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Home » Pop Art Design Review, Barbican | My Highlights – Hamilton, Warhol & Lichtenstein

Pop Art Design Review, Barbican | My Highlights – Hamilton, Warhol & Lichtenstein

After last weekends walk along Brighton Beach, it was back to normal this week with a trip to London. With the weather remaining a question mark, I decided to play it safe, stay indoors and visit an art exhibition.

Pop Art Design exhibition - The Barbican Centre

Pop Art Design exhibition – The Barbican Centre

It’s something I’ve been meaning to do more since moving down south closer to London as there are so many great art museums. I’ve only been to art museums when travelling abroad and I’ve found I’m most interested in contemporary art. So when I saw The Barbican Centre was holding a Pop Art Design exhibition, I knew instantly what the weekend would entail.

My only experience of Pop Art was at an Andy Warhol exhibition in Milan last year – I loved it. It’s hard to describe why and what I love about Pop Art. I think it’s just the bold and brash colours or the simpleness of objects as art  – take Campbell’s Soup cans for example.

Campbell Soup Cans - Andy Warhol

Campbell Soup Cans – Andy Warhol

So I was looking forward to learning a little more and seeing other artist’s work from the Pop Art era, and wow did it vary.

Unfortunately they didn’t allow you to take pictures and they had a person watching in every room pretty much but I’ve found some images to give you a better idea of what I found interesting.

Just what is it that makes today’s homes so different, so appealing? – Richard Hamilton

What I didn’t realise was Pop Art was often influenced by the growing popularity of celebrities, materialism and advertising that seemed to engulf America and Britain after the war. A social commentary best summed up I think by Richard Hamilton’s collage titled Just what is it that makes today’s homes so different, so appealing?, which many say this is the first real piece of Pop Art.

Richard Hamilton - Just What Is It...

Richard Hamilton – Just What Is It… (Photo credit: oddsock)

Created from a number of cut-outs from magazines, the piece comments on the rise of brands like Ford to the advancement of new technologies like TV and audio to the ideals of the perfect body. Heck, some have suggested the Hoover advert of the stairs is a nod to how the cleanliness of homes was a major issue during this period in the 50’s. It’s such a simple piece of art using a technique many of us used in primary school, yet says so much – and that’s the beauty of it for me.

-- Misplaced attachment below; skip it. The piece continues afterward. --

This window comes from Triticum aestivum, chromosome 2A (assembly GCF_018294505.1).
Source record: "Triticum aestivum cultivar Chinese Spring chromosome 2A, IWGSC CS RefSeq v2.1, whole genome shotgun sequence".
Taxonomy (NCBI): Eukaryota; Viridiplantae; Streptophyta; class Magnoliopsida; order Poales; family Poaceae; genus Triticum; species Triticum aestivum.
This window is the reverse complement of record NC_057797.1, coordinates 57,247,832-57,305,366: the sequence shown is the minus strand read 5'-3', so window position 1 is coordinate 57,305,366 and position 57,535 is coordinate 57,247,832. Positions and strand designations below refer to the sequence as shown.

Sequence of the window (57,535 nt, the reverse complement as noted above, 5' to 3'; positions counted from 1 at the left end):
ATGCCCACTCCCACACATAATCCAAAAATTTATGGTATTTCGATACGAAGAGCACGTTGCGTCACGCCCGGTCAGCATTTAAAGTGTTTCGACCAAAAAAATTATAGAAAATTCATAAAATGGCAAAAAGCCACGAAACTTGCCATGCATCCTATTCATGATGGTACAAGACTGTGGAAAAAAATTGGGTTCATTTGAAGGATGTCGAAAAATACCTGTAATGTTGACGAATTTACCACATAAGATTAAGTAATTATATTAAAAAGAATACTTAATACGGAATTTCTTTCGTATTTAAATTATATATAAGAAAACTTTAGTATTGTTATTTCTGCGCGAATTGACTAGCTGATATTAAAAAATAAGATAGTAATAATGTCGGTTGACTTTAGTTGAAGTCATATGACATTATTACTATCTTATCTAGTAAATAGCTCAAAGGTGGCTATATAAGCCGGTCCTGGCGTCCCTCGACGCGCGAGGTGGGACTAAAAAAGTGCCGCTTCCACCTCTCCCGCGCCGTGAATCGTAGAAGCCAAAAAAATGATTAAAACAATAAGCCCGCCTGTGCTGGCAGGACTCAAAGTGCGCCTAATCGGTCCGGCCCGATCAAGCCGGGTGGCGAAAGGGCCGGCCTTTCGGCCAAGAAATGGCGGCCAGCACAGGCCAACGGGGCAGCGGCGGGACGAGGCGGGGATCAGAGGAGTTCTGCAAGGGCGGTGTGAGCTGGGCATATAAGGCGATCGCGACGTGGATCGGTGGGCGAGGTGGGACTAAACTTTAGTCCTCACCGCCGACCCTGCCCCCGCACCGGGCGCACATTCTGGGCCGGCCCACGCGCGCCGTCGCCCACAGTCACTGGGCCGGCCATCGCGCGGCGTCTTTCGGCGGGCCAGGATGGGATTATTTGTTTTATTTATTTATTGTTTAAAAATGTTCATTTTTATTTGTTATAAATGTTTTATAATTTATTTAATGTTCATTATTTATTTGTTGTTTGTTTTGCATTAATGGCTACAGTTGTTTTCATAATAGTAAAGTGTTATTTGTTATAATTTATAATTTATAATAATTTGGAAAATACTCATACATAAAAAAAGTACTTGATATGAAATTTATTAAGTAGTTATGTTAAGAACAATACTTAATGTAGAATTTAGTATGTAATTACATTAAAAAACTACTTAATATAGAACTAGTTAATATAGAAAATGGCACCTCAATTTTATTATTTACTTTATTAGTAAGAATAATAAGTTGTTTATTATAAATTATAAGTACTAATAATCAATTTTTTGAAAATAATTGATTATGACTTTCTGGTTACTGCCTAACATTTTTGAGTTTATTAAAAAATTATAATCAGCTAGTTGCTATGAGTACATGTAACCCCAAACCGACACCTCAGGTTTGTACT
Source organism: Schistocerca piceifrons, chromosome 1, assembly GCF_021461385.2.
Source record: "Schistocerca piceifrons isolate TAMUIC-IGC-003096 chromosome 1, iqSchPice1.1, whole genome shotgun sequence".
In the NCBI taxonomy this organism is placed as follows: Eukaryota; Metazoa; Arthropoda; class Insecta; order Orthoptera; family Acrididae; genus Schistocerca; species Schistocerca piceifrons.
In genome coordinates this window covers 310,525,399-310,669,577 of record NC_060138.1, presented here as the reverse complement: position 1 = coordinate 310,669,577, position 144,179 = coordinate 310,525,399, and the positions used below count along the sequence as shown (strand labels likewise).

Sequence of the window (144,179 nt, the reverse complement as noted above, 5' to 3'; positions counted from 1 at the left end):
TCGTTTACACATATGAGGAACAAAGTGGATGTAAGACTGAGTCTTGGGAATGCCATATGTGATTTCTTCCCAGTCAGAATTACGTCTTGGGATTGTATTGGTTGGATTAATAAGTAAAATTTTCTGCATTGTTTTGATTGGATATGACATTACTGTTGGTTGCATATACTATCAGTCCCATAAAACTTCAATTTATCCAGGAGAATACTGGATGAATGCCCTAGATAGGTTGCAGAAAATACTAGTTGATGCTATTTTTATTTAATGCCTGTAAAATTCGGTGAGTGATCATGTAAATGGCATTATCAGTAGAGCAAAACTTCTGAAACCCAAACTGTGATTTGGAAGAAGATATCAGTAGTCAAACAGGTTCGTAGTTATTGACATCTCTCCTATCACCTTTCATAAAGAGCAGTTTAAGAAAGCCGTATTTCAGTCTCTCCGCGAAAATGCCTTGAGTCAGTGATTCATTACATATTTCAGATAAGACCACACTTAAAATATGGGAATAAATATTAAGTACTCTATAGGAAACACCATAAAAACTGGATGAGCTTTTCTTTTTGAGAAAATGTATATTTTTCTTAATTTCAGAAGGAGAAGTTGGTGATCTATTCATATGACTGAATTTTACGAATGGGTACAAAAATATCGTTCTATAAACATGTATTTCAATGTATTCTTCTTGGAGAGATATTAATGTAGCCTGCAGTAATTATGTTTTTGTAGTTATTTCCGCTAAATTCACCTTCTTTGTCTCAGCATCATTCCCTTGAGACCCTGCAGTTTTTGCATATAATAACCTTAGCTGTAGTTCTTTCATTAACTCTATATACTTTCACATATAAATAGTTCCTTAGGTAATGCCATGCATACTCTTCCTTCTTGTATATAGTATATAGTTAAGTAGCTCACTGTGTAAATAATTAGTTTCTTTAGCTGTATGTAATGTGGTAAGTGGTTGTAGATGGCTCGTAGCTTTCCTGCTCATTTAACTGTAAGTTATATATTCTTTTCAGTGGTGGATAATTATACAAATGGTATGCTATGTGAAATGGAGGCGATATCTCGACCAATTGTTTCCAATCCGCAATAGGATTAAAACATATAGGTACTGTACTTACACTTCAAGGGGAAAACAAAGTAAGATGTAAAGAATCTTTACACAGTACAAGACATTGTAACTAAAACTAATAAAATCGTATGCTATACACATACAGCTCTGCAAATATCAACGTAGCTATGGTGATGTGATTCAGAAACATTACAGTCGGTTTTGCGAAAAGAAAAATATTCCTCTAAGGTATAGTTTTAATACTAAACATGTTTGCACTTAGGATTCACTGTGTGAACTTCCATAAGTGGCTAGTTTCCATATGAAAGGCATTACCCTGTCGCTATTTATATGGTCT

Andy Warhol

I was really pleased the exhibition had more pieces of work by Andy Warhol that weren’t included in the exhibition in Milan. Something I didn’t know about him was he started in advertising. Pretty apt as the work at the exhibition was Coca Cola related. Work which drew my eye instantly were silver painted Coca Cola bottles in a crate and Close Cover Before Striking, a matchbook featuring the Coca Cola logo – both of which I can’t find a CC image unfortunately! Both are shining examples of how everyday objects can become art. Warhol’s design of The Rolling Stones’ album Sticky Fingers was also on display which featured a real zip that when pulled down revealed the model’s underwear – that would never be allowed to hit shelves these days!

Sticky Fingers with Zipper

Sticky Fingers with Zipper (Photo credit: Stephen Dyrgas)

Roy Lichtenstein

I think my absolute favourite discovery was Roy Lichtenstein’s art work. I’ve seen these comicbook styled strips many times before and it was great seeing In The Car up close.

In The Car by Roy Lichtenstein

In The Car by Roy Lichtenstein

Examining from a close distance you can appreciate the detail as you can see each individual dot in the shading on the characters’ skin. Apparently the original panel had a speech bubble, but I prefer it without. Without a caption, the work is open to interpretation and you decide what is going on in the scene. From this you develop your own comicbook plot and story. For me, the lines on the woman’s head makes the car appear to be going at great speed while the man’s almost evil glare suggests a dastardly plan – but what? Perhaps crashing the car? Driving the woman to the woods to kill her? Or have I seen too many movies? For all I know they could be driving to a nice restaurant for a romantic meal! But the best art is open to interpretation I guess.

Overall, the Pop Art Design exhibition is fantastic. I think it could appeal to everyone of all ages. Children would find the bright colours and odd structures fascinating while seasoned art aficionados can see all their favourite pieces. The exhibition is ideal for those who have a slight interest in art, yet are new to Pop Art like myself. It’s a great introduction for beginners and I would highly recommend it. I would also recommend downloading the app – available for iPhone and Android – for the exhibition as it gives you audio descriptions to the key pieces of work, which I forgot of course! I’ve only scratched the surface off course, there are over 100 pieces on display, so go check them out!

Have you visited the Pop Art Design exhibition? What is your favourite piece of Pop Art? Tell me in the comments section below!

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